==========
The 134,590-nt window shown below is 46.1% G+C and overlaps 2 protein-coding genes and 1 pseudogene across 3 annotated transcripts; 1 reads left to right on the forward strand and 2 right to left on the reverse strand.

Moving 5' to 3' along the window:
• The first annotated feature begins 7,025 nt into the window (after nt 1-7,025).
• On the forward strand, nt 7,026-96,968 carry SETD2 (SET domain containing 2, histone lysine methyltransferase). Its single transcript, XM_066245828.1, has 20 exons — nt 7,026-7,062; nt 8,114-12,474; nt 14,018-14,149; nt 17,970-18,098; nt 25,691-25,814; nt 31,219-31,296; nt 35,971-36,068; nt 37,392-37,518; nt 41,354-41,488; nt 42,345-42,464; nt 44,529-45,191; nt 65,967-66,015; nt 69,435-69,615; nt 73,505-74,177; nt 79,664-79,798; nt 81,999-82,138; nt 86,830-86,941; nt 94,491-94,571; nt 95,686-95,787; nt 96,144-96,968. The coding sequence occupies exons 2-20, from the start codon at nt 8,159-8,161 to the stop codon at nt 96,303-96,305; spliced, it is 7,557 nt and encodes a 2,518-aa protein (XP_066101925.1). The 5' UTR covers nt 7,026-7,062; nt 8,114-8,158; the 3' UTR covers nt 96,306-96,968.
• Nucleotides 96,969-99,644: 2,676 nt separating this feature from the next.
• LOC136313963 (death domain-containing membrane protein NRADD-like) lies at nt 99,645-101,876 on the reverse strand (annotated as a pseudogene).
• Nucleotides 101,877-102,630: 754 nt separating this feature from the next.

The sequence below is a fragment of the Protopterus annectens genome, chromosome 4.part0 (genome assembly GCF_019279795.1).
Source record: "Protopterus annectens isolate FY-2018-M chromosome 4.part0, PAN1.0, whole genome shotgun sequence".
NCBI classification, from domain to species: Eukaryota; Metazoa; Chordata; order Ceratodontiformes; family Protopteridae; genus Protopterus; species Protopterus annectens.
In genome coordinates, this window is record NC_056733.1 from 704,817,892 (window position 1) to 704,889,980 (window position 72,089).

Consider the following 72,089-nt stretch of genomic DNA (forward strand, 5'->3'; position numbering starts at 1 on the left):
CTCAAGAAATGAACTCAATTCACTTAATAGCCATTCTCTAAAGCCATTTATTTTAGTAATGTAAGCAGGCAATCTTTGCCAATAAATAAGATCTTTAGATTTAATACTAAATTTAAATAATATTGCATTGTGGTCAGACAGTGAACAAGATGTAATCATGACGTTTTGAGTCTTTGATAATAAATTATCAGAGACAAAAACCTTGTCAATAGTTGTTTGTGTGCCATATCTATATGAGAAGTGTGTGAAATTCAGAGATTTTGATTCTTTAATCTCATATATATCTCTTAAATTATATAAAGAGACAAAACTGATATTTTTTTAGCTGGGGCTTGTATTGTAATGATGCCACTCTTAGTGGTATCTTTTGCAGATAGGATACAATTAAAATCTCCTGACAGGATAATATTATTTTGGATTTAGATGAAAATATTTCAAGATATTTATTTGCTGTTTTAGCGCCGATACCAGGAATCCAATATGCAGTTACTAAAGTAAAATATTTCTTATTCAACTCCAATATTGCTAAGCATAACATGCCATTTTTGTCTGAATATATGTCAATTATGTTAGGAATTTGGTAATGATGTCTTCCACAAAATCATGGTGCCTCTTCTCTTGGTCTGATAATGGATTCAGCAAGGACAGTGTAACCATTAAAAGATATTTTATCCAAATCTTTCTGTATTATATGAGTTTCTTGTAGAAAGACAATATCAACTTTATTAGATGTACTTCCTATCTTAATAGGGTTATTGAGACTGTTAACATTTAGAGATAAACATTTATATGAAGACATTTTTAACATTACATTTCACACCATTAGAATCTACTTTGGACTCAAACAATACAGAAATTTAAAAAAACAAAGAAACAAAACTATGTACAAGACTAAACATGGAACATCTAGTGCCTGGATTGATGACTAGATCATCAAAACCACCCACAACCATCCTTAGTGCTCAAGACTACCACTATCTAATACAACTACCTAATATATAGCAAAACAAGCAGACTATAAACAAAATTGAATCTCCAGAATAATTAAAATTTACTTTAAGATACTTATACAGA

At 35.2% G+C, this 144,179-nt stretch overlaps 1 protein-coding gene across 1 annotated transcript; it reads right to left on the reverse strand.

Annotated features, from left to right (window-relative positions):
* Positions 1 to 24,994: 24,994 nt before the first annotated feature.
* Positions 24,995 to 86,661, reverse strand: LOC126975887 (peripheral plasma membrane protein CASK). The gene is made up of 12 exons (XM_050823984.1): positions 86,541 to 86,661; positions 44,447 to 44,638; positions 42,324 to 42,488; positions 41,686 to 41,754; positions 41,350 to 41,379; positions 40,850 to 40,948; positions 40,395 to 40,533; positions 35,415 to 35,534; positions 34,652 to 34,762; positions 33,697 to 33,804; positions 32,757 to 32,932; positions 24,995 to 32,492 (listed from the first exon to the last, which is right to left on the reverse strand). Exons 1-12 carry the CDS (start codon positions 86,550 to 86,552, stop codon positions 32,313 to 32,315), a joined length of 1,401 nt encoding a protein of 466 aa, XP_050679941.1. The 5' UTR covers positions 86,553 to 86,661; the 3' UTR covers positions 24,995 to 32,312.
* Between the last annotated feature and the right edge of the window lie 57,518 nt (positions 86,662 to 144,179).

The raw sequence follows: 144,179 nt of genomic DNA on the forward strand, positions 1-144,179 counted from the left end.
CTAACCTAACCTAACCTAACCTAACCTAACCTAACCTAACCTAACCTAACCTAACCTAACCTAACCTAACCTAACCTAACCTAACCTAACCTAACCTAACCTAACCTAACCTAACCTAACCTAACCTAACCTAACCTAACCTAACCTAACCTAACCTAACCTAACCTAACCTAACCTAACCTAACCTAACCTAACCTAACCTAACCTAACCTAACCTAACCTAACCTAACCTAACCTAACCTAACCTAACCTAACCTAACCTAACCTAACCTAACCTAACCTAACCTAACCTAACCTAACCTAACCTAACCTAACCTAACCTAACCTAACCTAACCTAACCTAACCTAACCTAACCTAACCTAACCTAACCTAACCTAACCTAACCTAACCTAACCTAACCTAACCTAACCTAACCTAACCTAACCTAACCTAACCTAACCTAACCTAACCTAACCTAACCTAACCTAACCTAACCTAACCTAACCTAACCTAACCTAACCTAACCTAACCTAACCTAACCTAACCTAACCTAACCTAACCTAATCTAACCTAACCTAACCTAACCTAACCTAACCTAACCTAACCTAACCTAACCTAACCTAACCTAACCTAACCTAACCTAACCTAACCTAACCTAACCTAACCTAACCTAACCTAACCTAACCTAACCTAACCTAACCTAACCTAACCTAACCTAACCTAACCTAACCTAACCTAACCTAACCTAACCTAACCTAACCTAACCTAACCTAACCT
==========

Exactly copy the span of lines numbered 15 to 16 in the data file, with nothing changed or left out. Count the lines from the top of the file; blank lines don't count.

Annotated features, from left to right (window-relative positions):
* Positions 1 to 24,994: 24,994 nt before the first annotated feature.